Hato sharpens Capture One brand with typeface based on lenses

New motion design by Connor Campbell Studio mirrors the actions of focusing, zooming and bulk image imports – a photographer’s everyday.

28 May 2024

Hato has rebranded the photography brand Capture One, taking it from a tech-focused software company to a community platform, with a new vision of “connecting people through photography”. To do it, Hato has shifted the focus from the final output (that perfectly composed shot) to the practice of taking a photograph itself. Collaborators include Connor Campbell Studio on motion and Calvin Kwok, who designed a font around the numerical typography typically found on lenses.

Specifically, the typeface – a condensed grotesque font with flat terminals – was inspired by an archive of lenses Hato found that were produced by Capture One’s parent company, Phase One. “To convert the letters, we used a lot of tracing paper, printing techniques, photography and scanning,” says Ken Kirton, Hato partner and CD. Some of the letters were traced, while others were mono-printed. “It didn’t need to be an exact science, just a playful process to explore the letter forms and in turn refine the chosen ones into a full character set.”

“The number 8 and the Q are among my favourites,” says Ken. “They both have a warm but confidently awkward tone to them. The ratio of the two counters on the 8 is really playful, with its larger bottom belly.” Numbers and letters on lenses are typically engraved with a pantograph (which has the capacity of reducing large shapes into tiny proportional forms), and Hato has kept this effect by using monolinear stroke widths and rounded inner corners. How the typeface is used is also important. Hato replicates one of the most defining features of lens typography – its small size – by steering away from bold presentations.


Hato: Capture One, motion with Connor Campbell Studio, font design with Calvin Kwok (Copyright © Hato / Capture One, 2024)

Other than the obvious photographic influence, Ken says this typeface represents another part of Capture One’s identity. “They told us that Capture One started because they had to document a large Rembrandt and stitch it together in files, but no software existed to accomplish this task. So, their team dedicated their evenings and weekends to creating their own.” Ken thought there was something in this – “the pursuit of the craft and the drive to constantly innovate” – and that lenses would be the perfect way to encapsulate it.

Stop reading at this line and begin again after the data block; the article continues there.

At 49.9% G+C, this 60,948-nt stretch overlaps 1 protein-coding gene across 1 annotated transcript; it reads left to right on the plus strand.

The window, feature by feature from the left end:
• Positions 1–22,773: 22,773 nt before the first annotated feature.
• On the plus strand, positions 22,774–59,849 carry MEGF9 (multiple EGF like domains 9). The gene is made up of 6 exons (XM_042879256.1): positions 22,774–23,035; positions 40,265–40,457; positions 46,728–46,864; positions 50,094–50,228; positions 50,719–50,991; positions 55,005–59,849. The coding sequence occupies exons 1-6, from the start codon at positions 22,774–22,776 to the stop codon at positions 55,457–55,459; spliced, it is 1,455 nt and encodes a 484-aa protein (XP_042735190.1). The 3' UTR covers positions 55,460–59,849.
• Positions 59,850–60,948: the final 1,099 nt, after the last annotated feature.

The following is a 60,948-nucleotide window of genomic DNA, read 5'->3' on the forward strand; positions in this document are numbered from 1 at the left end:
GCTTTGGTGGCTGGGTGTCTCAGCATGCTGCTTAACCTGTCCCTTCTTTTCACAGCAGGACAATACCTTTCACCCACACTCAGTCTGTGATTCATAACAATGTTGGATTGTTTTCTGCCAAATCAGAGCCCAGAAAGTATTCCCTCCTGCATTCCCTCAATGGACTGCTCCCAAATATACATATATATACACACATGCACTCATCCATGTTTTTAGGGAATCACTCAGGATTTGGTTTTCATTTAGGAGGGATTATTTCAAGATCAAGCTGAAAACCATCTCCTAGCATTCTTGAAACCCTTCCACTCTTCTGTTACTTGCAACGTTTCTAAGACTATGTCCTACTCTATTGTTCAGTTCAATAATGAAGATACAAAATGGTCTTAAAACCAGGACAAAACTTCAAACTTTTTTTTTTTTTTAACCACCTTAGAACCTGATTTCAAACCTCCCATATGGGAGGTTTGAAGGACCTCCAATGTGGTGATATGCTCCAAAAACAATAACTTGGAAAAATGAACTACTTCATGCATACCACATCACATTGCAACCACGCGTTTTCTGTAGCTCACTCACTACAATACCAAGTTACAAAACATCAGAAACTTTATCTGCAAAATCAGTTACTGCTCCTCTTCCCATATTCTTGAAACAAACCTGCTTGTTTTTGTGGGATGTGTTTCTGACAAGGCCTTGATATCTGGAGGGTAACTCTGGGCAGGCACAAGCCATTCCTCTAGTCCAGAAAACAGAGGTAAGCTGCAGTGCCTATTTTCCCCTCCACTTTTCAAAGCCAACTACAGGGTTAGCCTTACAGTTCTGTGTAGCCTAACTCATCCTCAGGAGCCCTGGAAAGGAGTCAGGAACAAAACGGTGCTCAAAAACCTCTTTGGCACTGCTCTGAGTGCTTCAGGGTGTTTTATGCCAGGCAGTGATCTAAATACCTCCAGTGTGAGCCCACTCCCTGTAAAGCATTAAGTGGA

Motion does more than stitch together assets and typography. By developing motion behaviours around actions like zooming and split-screen grading, the team actually downplays polished photography within assets, and the brand appears to be in mid-process. This sits in line with Hato’s aim to position Capture One as an active platform that sits within a photographer’s everyday practice.

The logo works to the same goal, using a C and O to replicate a twisting lens. It means photography practice is reflected in the identity at its most fundamental level. The overall style sits in line with past projects from Hato like MM:NT, a highly functional hotel identity.

GalleryHato: Capture One, motion with Connor Campbell Studio, font design with Calvin Kwok (Copyright © Hato / Capture One, 2024)

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Hato: Capture One, motion with Connor Campbell Studio, font design with Calvin Kwok (Copyright © Hato / Capture One, 2024)

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About the Author

Liz Gorny

Liz (she/they) joined It’s Nice That as news writer in December 2021. In January 2023, they became associate editor, predominantly working on partnership projects and contributing long-form pieces to It’s Nice That. Contact them about potential partnerships or story leads.

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